The FBI is asking around: Are Philly’s Licenses and Inspections officials taking bribes?

The Bureau appears to be looking into how L&I inspectors handle building and demolition permit requests — and whether they’d be easier to obtain if money changed hands.

The FBI has made inquiries into whether inspectors in the Philadelphia Department of Licenses and Inspections have asked for bribes in return for preferential treatment, Billy Penn has learned.

Asked whether an investigation into bribery or improper payoffs at L&I was ongoing, the FBI declined to answer one way or another. “I have to give you the standard comment,” Special Agent Erich Ruona said in a brief interview. “I cannot confirm whether or not we’re conducting an investigation.”

Bribery of L&I inspectors has been rampant for as long as the department has existed. Last year, the U.S. Attorney’s Office indicted Deputy Commissioner Dominic Verdi on counts of conspiracy, extortion, and honest-services fraud related to exchanging favorable treatment to bars and clubs for promising to buy beer from a distributorship he owned. His trial is ongoing. In 2002, a previous L&I deputy commissioner named Frank Antico was convicted of 18 counts of bribery and racketeering, one of the more egregious offenses in what has been a pattern for the department stretching back to the ‘50s and ‘60s, during which time several dozen L&I workers were fired or arrested for accepting or soliciting improper payoffs.

The Philadelphia Office of Inspector General Amy Kurland, which aided the FBI during their investigation of Verdi, also declined to comment on any pending investigation into bribery charges.

The FBI inquiries Billy Penn learned about were made over the last few months, and did not appear to be connected to Verdi’s case. Instead, this summer’s inquiries appeared to be part of a widespread investigation into how L&I inspectors had handled building permit and demolition permit requests — and whether inspectors had intimated such permits would be easier to obtain if money changed hands.

Recently, L&I has come under fire for allowing illegal demolitions to continue to be performed, even after new, more stringent regulations were enacted in the wake of the deadly June 2013 collapse at 22nd and Market, which killed six people and injured 13. (Blame for that accident was officially placed on the demolition contractors, who are currently on trial in criminal court.)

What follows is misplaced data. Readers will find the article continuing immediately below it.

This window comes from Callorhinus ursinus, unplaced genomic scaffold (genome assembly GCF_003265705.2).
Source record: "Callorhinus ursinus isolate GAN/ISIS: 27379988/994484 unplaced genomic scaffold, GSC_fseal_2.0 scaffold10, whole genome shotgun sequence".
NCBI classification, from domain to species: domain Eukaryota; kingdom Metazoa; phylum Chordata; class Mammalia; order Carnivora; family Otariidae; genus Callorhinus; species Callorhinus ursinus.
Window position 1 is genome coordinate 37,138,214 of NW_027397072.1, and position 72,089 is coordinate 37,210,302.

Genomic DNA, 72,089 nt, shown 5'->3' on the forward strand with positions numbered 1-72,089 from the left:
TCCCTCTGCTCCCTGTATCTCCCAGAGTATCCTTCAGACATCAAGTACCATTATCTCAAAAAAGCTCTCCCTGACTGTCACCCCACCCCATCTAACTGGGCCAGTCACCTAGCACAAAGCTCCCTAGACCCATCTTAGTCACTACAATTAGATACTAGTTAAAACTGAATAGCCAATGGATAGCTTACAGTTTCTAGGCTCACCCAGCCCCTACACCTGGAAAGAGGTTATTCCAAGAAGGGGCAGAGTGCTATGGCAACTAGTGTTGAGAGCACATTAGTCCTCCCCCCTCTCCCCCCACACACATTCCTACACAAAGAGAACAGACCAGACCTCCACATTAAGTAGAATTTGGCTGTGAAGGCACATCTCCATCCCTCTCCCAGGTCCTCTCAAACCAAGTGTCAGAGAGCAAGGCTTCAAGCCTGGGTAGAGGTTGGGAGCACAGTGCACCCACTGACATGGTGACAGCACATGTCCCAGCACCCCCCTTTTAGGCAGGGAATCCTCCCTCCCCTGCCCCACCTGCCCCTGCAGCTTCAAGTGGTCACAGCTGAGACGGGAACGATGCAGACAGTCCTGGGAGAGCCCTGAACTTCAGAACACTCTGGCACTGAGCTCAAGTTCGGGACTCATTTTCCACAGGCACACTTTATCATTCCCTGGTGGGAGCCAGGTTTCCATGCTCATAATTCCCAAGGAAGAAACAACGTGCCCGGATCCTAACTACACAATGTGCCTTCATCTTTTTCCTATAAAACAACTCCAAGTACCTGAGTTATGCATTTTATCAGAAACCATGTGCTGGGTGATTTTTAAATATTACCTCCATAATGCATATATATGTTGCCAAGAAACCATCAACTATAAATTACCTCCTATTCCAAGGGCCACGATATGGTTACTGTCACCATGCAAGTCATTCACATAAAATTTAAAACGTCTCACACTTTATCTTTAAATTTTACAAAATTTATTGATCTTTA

In February of this year, a detailed article in the Philadelphia Inquirer documented the 2014 illegal demolition of the entire 2600-block of Poplar, in the Brewerytown neighborhood. It included this comment from an anonymous L&I inspector: “Taking down buildings without permits sends a chill through everybody. It shows someone in the department is doing favors.”

In July, the Inquirer reported on another 2014 demolition that appeared to have occurred without proper permits. In this case, regarding a structure at 24th and Federal in Point Breeze, it appeared that L&I Commissioner Carlton Williams had personally intervened and allowed the demo to move forward without a safety plan or periodic inspections. Both are required under current regulations.

Mayor Nutter’s administration has asked the Inspector General to look into the improper demolitions, but Kurland’s office has not yet issued a report on the topic.

A report looking at L&I operations was recently issued by another city office: That of Controller Alan Butkovitz. Butkovitz has been an outspoken critic of Williams and of L&I in general, and he was particularly disturbed by the idea that the inspectors were disregarding the new rules instituted after the Market Street collapse.

His office’s audit found that L&I allowed uncertified trainees to conduct inspections and that the computer system used by L&I (called HANSEN) allowed staff to easily manipulate or overwrite inspection data at any time, both issues that were also reported by the Inquirer.  It also corroborated a separate Inquirer report that a contractor who had performed illegal demolitions was subsequently given preferential treatment and placed on the city’s preferred contractor list. The question of whether that preferential treatment resulted from some kind of bribe was not directly addressed.

The Controller’s Office had no knowledge of any pending FBI investigation.

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